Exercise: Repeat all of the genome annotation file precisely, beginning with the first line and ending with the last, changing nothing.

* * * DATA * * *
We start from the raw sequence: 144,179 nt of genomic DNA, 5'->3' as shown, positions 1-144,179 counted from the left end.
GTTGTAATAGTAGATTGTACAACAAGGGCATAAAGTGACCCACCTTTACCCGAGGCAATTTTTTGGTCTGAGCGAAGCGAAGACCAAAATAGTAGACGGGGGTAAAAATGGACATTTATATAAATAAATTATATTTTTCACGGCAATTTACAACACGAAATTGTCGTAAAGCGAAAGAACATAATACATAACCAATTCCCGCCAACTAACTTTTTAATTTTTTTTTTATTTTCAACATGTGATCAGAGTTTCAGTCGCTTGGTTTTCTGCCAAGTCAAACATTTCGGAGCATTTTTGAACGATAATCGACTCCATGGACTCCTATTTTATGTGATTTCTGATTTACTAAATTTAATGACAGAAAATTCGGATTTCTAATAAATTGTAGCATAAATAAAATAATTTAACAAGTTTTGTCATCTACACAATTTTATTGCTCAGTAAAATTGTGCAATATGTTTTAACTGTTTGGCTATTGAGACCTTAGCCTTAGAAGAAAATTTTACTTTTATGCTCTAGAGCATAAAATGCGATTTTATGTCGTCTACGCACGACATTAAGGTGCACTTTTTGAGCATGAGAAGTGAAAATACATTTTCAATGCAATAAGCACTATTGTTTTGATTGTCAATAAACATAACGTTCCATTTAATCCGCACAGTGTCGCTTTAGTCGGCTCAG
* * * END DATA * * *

We start from the raw sequence: 144,179 nt of genomic DNA, 5'->3' as shown, positions 1-144,179 counted from the left end.
GTTGTAATAGTAGATTGTACAACAAGGGCATAAAGTGACCCACCTTTACCCGAGGCAATTTTTTGGTCTGAGCGAAGCGAAGACCAAAATAGTAGACGGGGGTAAAAATGGACATTTATATAAATAAATTATATTTTTCACGGCAATTTACAACACGAAATTGTCGTAAAGCGAAAGAACATAATACATAACCAATTCCCGCCAACTAACTTTTTAATTTTTTTTTTATTTTCAACATGTGATCAGAGTTTCAGTCGCTTGGTTTTCTGCCAAGTCAAACATTTCGGAGCATTTTTGAACGATAATCGACTCCATGGACTCCTATTTTATGTGATTTCTGATTTACTAAATTTAATGACAGAAAATTCGGATTTCTAATAAATTGTAGCATAAATAAAATAATTTAACAAGTTTTGTCATCTACACAATTTTATTGCTCAGTAAAATTGTGCAATATGTTTTAACTGTTTGGCTATTGAGACCTTAGCCTTAGAAGAAAATTTTACTTTTATGCTCTAGAGCATAAAATGCGATTTTATGTCGTCTACGCACGACATTAAGGTGCACTTTTTGAGCATGAGAAGTGAAAATACATTTTCAATGCAATAAGCACTATTGTTTTGATTGTCAATAAACATAACGTTCCATTTAATCCGCACAGTGTCGCTTTAGTCGGCTCAG